Premium Member David Mullen ASC Posted July 1, 2005 Premium Member Share Posted July 1, 2005 I just got back from London shooting this one-day music video in Stansted airport. Haven't started the post yet -- there are some challenges there. For a unique look, I suggested using the Varicam (in order to shoot everything at 50 fps) with the Pro-35 adaptor and JDC anamorphic lenses. I shot the lenses wide-open for a very shallow-focus look, and used a homemade black net filter on the front. We we recorded 16x9 720P full-frame with a 2X squeeze to the image. In post, I'll need to convert everything to slow-motion (i.e. play 50P at 25 or 24 fps) plus do some image reshaping. I might take some of the 2X squeeze out, add some letterboxing, etc. (the director sort of liked the look of the 2X squeeze though...) The shallow-focus look was real pretty, with all of those stretched anamorphic out-of-focus areas, the lens flares plus the flare from the net. We were shooting mainly in an area lit by giant glass windows, so there was a lot of natural light. We had a three-foot tall robot puppet moving in the scenes, so I often gave it a backlight from a 1200 watt HMI PAR plugged into the wall; otherwise it was all natural light. The backlight gave me a nice kick off of the shiny robot. I set the camera to a 3200K balance, so the daylight was blueish except that I also crushed the blacks, raised the Gamma, and used the Matrix to lower the chroma to near b&w for a skip-bleach feeling. Normally for a feature, I'd save all of this for post but it seemed like an opportunity to play around in-camera. I put those settings in the +3 and +6 db gain settings, leaving 0db with a normal look in case I needed it. Plus I wanted some grit, so boosting the gain seemed OK, plus the Pro-35 loses more than a stop of light. But it turned out that I had to shoot everything at the +3db setting with a 2-stop ND switched on inside the camera; I could have just done everything at 0 db. And this was shooting 50 fps with the shutter at 1/100th. The Varicam seems more sensitive than the F900. For some reason, it seemed harder to judge focus with the Varicam b&w viewfinder than the Sony F900 b&w viewfinder. Quote Link to comment Share on other sites More sharing options...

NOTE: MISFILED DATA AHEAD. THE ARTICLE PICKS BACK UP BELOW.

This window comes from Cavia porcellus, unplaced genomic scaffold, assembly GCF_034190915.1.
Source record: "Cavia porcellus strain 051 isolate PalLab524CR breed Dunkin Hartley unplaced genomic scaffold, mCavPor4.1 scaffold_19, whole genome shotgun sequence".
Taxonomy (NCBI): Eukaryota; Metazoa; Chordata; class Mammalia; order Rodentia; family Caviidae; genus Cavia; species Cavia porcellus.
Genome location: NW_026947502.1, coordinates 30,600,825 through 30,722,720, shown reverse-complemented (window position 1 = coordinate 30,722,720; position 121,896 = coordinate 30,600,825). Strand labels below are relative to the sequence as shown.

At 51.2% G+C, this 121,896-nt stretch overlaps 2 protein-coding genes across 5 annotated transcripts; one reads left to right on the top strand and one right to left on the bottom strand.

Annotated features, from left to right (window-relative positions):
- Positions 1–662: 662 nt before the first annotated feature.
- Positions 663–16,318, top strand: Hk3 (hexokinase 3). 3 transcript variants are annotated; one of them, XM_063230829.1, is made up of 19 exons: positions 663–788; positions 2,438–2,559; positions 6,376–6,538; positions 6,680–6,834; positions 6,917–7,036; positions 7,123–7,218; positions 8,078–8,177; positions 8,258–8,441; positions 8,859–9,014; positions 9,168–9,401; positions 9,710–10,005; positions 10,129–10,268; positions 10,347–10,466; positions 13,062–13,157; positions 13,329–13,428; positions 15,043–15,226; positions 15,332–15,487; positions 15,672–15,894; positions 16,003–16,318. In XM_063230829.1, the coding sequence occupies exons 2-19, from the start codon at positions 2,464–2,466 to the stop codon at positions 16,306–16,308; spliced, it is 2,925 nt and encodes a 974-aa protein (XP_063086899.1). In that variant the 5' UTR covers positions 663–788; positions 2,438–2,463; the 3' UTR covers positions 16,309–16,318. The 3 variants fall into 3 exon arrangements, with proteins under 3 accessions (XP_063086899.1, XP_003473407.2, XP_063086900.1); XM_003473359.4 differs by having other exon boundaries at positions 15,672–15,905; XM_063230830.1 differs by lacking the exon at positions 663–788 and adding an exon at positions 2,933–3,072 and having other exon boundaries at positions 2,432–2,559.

Join the conversation
You can post now and register later. If you have an account, sign in now to post with your account.